Felicia Browne was born at Thames Ditton on 18th February 1904, to a middle-class family. Her father, however, held progressive views, although her mother died when she was a child. Her father encouraged Felicia’s artistic talents, sending her to the St John’s Wood School of Art. Excelling there, she studied at the Slade Art School from 1924 to 1926,
In 1928 she went to Berlin to study metalwork at a state technical training facility in Charlottenburg, Berlin (she spoke several languages very well). In 1929, this resulted in her becoming apprenticed to a stone mason for two years and, inevitably, drew her into anti-fascist campaigning. In Berlin she took part in anti-fascist street fighting and, when Hitler came to power, she gave almost all her money to refugees.
Returning to Britain, a scholarship followed at Goldsmiths College in London to study metal-work and she began teaching at the Central School of Arts and Crafts.
Having joined the Artists International Association, Felicia visited the Soviet Union in 1931, which saw her anti-fascist work increase enormously on her return. She spoke at many meetings on her experiences in the Soviet Union on her return and, in 1933, joined the British Communist Party.
The National Archives have a publicly released security file on Felicia Brown. This starts when she first came to the notice of the Security Service. In 1933, while a patient at Guy’s Hospital, she distributed leaflets and attempted to convert some of the nurses to communism. As a result, a watch was established on her postal mail, and it became clear that her home, in Bessborough Gardens and then Guilford Street, London, were being used as cover addresses for foreign mail being sent to Communists in Britain. The file includes copies of much of the intercepted mail, including some of Brown’s own letters adorned with line drawings, as well as details of her involvement in Spain.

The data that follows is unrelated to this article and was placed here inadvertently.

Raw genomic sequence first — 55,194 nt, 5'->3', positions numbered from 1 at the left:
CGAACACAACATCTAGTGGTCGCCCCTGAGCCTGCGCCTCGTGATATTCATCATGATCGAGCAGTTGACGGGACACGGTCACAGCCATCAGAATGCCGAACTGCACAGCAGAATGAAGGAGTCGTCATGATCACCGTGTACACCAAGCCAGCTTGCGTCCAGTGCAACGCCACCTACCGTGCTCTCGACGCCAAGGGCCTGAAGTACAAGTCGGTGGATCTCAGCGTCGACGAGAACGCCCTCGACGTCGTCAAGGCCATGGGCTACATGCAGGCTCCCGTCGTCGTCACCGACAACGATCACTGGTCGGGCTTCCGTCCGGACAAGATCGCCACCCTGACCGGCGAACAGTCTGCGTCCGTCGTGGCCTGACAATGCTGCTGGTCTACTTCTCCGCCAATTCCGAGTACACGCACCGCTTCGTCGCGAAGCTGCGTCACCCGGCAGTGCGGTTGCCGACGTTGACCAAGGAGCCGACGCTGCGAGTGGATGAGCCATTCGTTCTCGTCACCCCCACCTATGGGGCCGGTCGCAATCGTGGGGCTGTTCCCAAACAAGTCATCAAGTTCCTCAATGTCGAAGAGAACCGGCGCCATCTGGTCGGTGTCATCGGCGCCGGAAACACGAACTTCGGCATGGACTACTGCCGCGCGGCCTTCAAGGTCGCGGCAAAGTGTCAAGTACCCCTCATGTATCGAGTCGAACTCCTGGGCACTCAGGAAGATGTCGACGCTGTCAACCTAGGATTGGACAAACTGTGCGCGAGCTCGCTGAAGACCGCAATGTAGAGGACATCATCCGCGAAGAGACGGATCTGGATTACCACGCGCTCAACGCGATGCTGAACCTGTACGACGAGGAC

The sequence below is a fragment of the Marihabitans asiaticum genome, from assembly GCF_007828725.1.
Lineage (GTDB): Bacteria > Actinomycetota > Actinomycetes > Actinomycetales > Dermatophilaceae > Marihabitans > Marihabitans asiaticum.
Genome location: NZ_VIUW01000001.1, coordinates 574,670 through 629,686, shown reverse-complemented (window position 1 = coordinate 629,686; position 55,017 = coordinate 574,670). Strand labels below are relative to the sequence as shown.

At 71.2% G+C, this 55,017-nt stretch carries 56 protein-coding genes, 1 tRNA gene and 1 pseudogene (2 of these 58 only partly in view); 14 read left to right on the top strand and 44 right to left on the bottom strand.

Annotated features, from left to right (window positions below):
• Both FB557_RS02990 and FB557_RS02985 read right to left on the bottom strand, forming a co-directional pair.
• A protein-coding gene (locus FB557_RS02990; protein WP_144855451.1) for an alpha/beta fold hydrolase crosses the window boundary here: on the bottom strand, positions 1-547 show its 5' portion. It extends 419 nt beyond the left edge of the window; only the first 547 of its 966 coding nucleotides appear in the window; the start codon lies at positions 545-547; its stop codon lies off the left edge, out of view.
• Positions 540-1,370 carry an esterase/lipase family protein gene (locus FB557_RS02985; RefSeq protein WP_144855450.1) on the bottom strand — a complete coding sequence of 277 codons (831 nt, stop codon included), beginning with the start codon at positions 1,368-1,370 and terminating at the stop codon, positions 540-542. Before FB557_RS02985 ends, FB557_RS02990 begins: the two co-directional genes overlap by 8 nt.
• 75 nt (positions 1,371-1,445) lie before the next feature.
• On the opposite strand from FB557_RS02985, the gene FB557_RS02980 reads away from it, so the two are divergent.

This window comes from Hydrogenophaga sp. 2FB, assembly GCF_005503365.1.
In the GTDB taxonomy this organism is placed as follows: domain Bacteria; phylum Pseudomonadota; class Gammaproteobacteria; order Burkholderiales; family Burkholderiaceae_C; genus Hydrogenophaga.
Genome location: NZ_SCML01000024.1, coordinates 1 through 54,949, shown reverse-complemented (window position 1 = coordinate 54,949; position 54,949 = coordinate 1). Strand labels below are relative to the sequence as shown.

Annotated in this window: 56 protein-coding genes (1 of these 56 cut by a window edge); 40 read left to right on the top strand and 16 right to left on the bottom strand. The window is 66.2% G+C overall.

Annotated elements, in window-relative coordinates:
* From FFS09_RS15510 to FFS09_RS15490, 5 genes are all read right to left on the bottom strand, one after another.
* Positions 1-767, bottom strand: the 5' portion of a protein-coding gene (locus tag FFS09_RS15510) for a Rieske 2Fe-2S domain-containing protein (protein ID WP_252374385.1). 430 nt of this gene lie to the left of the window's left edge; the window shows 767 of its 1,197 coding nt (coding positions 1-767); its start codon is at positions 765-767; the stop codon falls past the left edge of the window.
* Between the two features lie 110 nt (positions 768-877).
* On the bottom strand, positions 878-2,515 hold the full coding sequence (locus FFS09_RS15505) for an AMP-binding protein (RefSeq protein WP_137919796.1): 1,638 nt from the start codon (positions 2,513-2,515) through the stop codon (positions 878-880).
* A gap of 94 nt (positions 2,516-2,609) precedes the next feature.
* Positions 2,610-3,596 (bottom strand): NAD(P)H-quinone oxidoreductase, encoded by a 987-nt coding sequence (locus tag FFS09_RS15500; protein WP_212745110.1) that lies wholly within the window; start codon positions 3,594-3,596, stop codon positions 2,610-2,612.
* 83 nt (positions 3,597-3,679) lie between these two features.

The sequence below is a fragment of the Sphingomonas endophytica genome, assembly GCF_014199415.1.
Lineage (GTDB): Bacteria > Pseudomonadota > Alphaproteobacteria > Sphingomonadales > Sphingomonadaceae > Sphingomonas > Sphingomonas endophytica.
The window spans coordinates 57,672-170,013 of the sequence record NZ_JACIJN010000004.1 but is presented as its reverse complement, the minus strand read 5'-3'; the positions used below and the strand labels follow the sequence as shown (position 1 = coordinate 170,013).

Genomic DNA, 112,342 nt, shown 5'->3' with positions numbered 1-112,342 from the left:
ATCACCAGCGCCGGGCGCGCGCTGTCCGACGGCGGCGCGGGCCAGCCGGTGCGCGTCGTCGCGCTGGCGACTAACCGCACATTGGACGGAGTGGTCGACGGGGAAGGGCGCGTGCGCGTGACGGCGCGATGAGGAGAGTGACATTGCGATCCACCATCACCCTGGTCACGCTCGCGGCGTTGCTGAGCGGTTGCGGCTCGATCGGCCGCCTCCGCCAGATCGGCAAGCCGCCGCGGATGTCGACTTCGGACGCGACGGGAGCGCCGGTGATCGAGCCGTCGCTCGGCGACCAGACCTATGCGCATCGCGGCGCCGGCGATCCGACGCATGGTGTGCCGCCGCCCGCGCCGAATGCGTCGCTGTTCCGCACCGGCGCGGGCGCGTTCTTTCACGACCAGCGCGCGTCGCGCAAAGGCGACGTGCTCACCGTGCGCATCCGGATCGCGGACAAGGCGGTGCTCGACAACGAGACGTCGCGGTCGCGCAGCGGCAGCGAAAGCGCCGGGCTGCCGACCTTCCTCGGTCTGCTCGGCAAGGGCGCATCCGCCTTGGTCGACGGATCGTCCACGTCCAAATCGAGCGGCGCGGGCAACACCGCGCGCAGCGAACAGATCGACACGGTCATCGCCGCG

As an accomplished sculptress, in 1934, she won a prize for her design of a TUC badge, which commemorated that year’s centenary of the Tolpuddle Martyrs, which was given for special achievement on union recruitment. Ironically, most of the recipients of this award would turn out to be Communists.
But Felicia is more regarded in posterity for being the first British volunteer to be killed in the Spanish War. She was holidaying on a tour of Spain with her friend, Edith Bone (see separate entry), a Communist photographer, when the Civil War broke out in July 1936. Bone went on to become heavily involved with the establishment of the Unified Socialist Party of Catalonia, (PSUC) in Barcelona.As for Felicia, she was eventually allowed to volunteer for a militia unit in Barcelona, after attempts to dissuade her by both the Communist Party and the leader of the unit. Her role was unique enough to attract the attention of the British media. Felicia merely noted that she was as able to fight as any man. But she was soon killed in action near Tardienta, Aragon, on 28th August 1936 (some sources say 22nd, some 25th), while part of a squad seeking to dynamite a Fascist munitions train (some sources say `on a reconnaissance mission’). Although under heavy fire, Felicia was trying to help save a wounded Republican combatant at the time.
Her friend, Nan Youngman organised a memorial event for Felicia in October 1936. Felicia’s death radically altered her own political outlook, causing Youngman to join AIA, which became a focus for showing her own work in painting, In 1939, Youngman asked a workman in from the street outside an AIA exhibition to its `Art for All’ event. There was no better memorial for Felicia.
Left: a drawing by Felicia of Spanish militia woman
MI5 archives, especially the pic of Felicia.